We spend years learning, or being conditioned in some way, to listen to others; our parents, teachers, mentors, authority figures, bosses etc… When are we taught how to be in touch with, listen to, or even hear, our own “voice”? Why does that concept even sound strange? Is it the idea that we need to be told or taught to hear our own inner voice? But we are told/taught to listen to others….

It seems logical to treat a 2 year old differently from a 12 or 42 year old. They are in different stages of life and, therefore, should live by different standards. So why, when it’s us, do we allow ourselves to be ruled by our same old standards? Why do we continue to listen to the “rules” that were put into our heads when we were children? We aren’t 12 anymore yet so many of us still do things because “that’s the way I was taught”, or brought up.  Did you ever stop to think about how old you were when you learned a particular rule or standard that you have continued to live by? Is it possible it was applicable to your life then but really isn’t any more? Do you continue because you believe it’s right for you, or is it just a habit?

If it’s habit, is it a good one? Is it still beneficial or even applicable to the new realities of your life? If not, than how do you break it? For me, the first step was stopping long enough to question my thoughts and my actions; to just become aware of the fact that they really don’t make sense for me any more. Once I started doing that, the rest just sort of happened, and continues to happen… What about you? What “shoulds” do you still follow for no other reason than because you always have? Do they still work for you? Did they ever? Why do you continue? If you could do something different, what would you do? What’s stopping you? Who’s “job” is it to make up the rules for you these days? Who lives with the consequences? If you could rewrite the rules for your life today, knowing all that you know about your current self, what would they be? Think about that, that’s your first step…enjoy the journey, after all…it’s YOUR LIFE, what is YOUR inner voice telling you? 

p.s. If you’ve decided to stick with the “status quo” for whatever reason(s), before throwing in the towel completely, ask yourself: “How will I feel 5 years from now if I don’t make any changes today?” What are you putting off or not doing? Imagine your dream life two years from now? Are you on your way there? If not, what’s one thing you can do to get closer? Maybe it’s just making a plan? Remember…small steps forward vs. big steps nowhere wins every time.

 

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Most people have heard the phrase, “Life is all about the journey”, at least once in their lives, but what does it mean?  Does it mean that the journey is more important than the destination? Or is it your journey that somehow defines how you feel when you reach your destination? If you’re happy with your current destination yet not feeling fulfilled, is it possible it has nothing to do with where you are and everything to do with how you got there? Could you be in the right spot with the wrong feelings?

I think so…. I believe that feeling a lack of gratification in your current life can have little to do with the situation/destination itself.  I think it is highly possible that your current set of circumstances is what you want and you may feel unfulfilled because of something you missed on your way there.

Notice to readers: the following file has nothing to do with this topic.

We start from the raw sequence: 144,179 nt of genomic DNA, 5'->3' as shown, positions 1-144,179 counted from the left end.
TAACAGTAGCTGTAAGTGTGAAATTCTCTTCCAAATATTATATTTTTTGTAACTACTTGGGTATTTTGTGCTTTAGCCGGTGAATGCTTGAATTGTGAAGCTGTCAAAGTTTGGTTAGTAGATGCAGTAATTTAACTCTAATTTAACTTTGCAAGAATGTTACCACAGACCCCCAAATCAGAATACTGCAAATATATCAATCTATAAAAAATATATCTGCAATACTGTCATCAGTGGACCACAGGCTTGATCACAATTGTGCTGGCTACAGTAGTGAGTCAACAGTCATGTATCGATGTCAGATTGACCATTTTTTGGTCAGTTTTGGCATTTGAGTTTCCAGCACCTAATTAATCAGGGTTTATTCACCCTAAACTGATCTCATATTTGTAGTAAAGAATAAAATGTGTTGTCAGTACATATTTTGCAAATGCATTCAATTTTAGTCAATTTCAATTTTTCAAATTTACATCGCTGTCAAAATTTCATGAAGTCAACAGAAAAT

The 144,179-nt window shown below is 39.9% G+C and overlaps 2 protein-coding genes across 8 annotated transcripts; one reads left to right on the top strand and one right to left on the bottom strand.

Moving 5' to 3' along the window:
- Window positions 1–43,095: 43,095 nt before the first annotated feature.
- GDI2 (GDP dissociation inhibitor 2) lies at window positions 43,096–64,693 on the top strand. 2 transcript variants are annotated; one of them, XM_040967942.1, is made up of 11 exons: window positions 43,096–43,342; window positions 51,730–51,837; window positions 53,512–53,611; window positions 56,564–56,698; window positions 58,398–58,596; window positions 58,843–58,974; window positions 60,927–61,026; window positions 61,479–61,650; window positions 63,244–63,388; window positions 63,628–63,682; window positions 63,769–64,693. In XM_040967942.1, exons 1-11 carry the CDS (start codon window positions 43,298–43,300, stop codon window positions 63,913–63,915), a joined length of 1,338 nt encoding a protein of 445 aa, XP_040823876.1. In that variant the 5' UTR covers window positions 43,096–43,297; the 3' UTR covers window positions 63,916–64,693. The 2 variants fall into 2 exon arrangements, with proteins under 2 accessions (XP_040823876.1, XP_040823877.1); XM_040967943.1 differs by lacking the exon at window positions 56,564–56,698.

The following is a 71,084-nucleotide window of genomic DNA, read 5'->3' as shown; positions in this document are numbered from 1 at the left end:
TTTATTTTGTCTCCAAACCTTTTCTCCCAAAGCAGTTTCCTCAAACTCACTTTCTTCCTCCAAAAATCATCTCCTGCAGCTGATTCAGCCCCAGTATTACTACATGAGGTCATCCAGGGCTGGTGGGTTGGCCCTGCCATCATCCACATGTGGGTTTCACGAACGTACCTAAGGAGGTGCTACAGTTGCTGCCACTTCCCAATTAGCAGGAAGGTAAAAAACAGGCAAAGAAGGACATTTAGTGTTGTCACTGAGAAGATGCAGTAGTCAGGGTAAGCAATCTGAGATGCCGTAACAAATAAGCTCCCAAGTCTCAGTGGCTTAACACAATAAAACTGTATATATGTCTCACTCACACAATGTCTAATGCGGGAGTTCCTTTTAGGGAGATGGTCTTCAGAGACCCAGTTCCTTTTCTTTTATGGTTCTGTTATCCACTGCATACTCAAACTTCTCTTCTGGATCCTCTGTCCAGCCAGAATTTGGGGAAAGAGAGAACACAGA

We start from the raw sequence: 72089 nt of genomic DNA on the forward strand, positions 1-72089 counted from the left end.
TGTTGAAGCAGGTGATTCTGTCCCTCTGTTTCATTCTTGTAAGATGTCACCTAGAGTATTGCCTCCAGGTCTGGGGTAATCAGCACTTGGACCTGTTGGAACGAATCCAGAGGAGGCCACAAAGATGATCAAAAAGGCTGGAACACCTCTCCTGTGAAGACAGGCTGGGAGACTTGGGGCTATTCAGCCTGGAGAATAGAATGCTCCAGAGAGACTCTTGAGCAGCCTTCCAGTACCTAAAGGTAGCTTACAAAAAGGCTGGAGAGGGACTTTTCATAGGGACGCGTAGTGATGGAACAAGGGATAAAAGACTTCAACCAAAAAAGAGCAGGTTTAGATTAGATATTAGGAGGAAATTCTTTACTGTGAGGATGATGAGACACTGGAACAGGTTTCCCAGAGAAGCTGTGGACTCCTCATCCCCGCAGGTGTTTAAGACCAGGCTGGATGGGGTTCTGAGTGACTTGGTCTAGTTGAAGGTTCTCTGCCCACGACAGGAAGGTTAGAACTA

Do we mourn passed over or missed possibilities/opportunities as much as we celebrate achievements?

I think so… I think that we regret the things we didn’t try, do or say, much more and for much longer than the things we undertake, regardless of the outcome, i.e. success or failure.

For example, I imagine that very few mountain climbers would have the same satisfaction when reaching the top if they were dropped off by a helicopter. It’s the climb, each and every grueling and glorious step and misstep they take getting there, that they appreciate when they reach the peak. I would guess that shortly after those who were dropped off got a chance to enjoy the view, they would begin to regret missing out on the climb and the adventures along the way. I think they would continue wishing they had at least tried to climb long after the climbers had finished celebrating and moved on to conquer a new mountain. I would even bet that, in time-if not right away, the climbers who only made it half way would have a greater sense of fulfillment than those who took the helicopter ride and left filled with empty “what if’s?”.

If two marathon runners were in the same event, but one of them accepted a motorcycle ride for the middle 15 miles, what are the chances that they will feel the same as they cross the finish line, or even the years after? It’s not the destination, it’s how you get there. A true sense of fulfillment comes from the accomplishment of getting somewhere, knowing you are capable of achieving something, being intimately aware of what that means, and living through the lessons along the way.  It has much less to do with simply being at a particular place or having certain titles/roles or things.

I think many of us end up skipping or racing past certain struggles/lessons on our journeys in order to reach a new destination more quickly, or simply to stop the pain or discomfort of a current one. We sometimes want to keep moving “ahead”, rushing past any “yucky” or boring times, when maybe that’s exactly where we need to be.  Getting through, as opposed to past, those times is where I believe we develop the skills, strength and insight that we eventually need to be best prepared for what the future has in store for us, and to be able to fully appreciate and receive fulfillment from our next  goal or destination.